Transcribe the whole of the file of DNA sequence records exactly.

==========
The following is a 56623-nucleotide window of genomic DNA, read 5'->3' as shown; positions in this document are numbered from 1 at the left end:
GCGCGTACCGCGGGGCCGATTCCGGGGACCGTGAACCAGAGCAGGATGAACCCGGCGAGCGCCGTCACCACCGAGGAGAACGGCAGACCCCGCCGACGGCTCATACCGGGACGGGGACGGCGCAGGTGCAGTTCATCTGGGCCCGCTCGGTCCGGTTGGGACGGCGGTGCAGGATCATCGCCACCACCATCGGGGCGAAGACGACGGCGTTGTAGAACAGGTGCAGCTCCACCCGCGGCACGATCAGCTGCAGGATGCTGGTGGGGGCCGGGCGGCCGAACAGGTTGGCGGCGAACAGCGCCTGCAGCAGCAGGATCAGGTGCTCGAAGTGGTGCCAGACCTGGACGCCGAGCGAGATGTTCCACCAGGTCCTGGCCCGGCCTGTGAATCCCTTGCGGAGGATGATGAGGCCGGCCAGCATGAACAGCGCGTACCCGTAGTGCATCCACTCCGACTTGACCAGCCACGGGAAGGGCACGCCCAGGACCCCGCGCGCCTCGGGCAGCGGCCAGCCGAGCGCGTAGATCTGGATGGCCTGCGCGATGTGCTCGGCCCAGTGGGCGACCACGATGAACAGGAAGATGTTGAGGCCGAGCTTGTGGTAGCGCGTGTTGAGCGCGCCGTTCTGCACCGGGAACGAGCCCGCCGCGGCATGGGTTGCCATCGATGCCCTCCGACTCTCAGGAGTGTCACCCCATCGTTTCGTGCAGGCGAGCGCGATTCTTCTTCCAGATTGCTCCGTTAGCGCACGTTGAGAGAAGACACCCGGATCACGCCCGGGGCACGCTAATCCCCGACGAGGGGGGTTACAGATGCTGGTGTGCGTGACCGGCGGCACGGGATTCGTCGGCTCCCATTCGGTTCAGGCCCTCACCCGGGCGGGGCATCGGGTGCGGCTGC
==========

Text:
The following is a 56623-nucleotide window of genomic DNA, read 5'->3' as shown; positions in this document are numbered from 1 at the left end:
GCGCGTACCGCGGGGCCGATTCCGGGGACCGTGAACCAGAGCAGGATGAACCCGGCGAGCGCCGTCACCACCGAGGAGAACGGCAGACCCCGCCGACGGCTCATACCGGGACGGGGACGGCGCAGGTGCAGTTCATCTGGGCCCGCTCGGTCCGGTTGGGACGGCGGTGCAGGATCATCGCCACCACCATCGGGGCGAAGACGACGGCGTTGTAGAACAGGTGCAGCTCCACCCGCGGCACGATCAGCTGCAGGATGCTGGTGGGGGCCGGGCGGCCGAACAGGTTGGCGGCGAACAGCGCCTGCAGCAGCAGGATCAGGTGCTCGAAGTGGTGCCAGACCTGGACGCCGAGCGAGATGTTCCACCAGGTCCTGGCCCGGCCTGTGAATCCCTTGCGGAGGATGATGAGGCCGGCCAGCATGAACAGCGCGTACCCGTAGTGCATCCACTCCGACTTGACCAGCCACGGGAAGGGCACGCCCAGGACCCCGCGCGCCTCGGGCAGCGGCCAGCCGAGCGCGTAGATCTGGATGGCCTGCGCGATGTGCTCGGCCCAGTGGGCGACCACGATGAACAGGAAGATGTTGAGGCCGAGCTTGTGGTAGCGCGTGTTGAGCGCGCCGTTCTGCACCGGGAACGAGCCCGCCGCGGCATGGGTTGCCATCGATGCCCTCCGACTCTCAGGAGTGTCACCCCATCGTTTCGTGCAGGCGAGCGCGATTCTTCTTCCAGATTGCTCCGTTAGCGCACGTTGAGAGAAGACACCCGGATCACGCCCGGGGCACGCTAATCCCCGACGAGGGGGGTTACAGATGCTGGTGTGCGTGACCGGCGGCACGGGATTCGTCGGCTCCCATTCGGTTCAGGCCCTCACCCGGGCGGGGCATCGGGTGCGGCTGC